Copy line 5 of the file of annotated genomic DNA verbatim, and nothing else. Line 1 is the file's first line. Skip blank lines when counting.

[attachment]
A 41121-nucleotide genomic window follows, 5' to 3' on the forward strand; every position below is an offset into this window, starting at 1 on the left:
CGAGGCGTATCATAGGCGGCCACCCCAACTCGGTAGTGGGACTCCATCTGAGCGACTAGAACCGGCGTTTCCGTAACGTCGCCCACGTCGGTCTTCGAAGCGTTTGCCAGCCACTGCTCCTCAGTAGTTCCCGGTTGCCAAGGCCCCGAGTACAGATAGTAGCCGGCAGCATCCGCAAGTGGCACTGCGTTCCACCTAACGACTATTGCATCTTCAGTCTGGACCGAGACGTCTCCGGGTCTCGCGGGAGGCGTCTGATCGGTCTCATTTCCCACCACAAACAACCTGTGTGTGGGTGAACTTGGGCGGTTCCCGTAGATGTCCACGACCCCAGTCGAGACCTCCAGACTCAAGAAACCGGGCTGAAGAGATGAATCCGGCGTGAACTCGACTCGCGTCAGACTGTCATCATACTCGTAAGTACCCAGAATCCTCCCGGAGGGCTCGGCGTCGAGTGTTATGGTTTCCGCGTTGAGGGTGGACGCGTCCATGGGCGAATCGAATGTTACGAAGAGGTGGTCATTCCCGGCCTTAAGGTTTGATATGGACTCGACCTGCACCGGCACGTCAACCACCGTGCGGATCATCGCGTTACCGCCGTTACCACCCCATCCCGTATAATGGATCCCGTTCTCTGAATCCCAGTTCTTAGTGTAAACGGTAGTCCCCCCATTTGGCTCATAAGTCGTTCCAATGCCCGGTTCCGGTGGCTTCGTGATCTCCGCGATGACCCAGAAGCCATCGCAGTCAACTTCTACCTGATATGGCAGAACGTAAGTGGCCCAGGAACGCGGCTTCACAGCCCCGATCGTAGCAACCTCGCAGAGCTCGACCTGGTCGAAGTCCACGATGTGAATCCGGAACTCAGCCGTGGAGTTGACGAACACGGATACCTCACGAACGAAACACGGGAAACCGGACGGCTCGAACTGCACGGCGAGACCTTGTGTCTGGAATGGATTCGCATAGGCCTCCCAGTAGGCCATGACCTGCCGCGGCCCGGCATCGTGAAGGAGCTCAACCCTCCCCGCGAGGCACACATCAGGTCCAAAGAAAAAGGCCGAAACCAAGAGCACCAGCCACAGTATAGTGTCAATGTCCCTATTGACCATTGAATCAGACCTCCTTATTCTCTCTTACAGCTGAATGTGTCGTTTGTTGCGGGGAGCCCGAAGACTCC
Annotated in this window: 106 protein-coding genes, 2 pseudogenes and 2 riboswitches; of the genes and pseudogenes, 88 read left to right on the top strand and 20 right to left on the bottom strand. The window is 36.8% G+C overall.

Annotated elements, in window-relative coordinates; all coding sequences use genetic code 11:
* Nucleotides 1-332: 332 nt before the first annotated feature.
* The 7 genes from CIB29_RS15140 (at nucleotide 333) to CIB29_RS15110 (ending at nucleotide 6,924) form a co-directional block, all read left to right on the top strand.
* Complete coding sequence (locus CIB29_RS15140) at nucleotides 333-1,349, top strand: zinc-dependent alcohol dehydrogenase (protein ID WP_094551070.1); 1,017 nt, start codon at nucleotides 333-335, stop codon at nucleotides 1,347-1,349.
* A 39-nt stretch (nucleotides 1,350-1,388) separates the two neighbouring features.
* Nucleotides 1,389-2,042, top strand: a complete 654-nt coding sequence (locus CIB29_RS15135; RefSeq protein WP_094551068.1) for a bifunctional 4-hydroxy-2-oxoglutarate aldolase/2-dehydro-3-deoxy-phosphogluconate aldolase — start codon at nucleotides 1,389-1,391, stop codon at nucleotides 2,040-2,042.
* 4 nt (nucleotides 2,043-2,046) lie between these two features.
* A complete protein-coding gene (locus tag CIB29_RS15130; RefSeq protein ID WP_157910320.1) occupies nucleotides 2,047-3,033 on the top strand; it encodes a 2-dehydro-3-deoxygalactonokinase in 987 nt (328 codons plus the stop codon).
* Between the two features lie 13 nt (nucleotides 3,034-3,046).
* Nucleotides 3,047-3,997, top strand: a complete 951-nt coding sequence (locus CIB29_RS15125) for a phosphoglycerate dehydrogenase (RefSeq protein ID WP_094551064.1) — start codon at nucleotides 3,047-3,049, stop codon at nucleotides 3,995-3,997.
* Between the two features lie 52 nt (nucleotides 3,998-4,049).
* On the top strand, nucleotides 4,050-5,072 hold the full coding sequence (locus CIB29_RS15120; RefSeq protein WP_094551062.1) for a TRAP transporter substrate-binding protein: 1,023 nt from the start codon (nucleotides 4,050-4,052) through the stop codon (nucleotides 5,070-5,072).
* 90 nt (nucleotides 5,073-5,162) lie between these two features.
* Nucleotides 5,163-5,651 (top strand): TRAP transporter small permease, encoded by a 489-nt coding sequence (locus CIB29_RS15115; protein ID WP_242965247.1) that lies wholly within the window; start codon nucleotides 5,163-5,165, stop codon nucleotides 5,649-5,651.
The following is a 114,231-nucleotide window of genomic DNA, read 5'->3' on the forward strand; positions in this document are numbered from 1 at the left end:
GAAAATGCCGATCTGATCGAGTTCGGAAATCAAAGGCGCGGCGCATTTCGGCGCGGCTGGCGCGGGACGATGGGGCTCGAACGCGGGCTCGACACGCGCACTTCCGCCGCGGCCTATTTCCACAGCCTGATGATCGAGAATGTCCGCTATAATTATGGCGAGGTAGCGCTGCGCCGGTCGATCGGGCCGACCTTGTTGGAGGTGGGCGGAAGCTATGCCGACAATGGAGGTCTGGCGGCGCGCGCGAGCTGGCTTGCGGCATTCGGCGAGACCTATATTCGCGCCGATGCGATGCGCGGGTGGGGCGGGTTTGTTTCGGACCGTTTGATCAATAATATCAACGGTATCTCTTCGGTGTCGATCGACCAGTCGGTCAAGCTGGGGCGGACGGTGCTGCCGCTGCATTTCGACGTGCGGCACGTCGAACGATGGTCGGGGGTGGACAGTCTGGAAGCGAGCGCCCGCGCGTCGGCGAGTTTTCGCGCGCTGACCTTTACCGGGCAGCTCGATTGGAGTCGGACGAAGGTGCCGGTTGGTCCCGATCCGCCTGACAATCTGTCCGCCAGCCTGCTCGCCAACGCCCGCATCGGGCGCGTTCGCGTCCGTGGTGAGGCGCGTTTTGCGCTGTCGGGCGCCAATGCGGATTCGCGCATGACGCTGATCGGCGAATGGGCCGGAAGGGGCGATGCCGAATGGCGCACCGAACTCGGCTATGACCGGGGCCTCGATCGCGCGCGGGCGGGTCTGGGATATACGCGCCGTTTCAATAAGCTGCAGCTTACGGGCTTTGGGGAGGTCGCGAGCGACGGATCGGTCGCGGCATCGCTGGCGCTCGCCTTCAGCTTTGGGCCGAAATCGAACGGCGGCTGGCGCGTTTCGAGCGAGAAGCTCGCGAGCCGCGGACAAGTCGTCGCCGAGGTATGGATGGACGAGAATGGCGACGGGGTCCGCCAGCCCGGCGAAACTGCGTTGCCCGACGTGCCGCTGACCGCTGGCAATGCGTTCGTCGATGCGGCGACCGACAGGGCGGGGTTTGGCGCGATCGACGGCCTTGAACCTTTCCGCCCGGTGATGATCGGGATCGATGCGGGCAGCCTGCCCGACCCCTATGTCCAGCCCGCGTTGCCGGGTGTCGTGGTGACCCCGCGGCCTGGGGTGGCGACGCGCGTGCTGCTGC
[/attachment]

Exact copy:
* Nucleotides 1-332: 332 nt before the first annotated feature.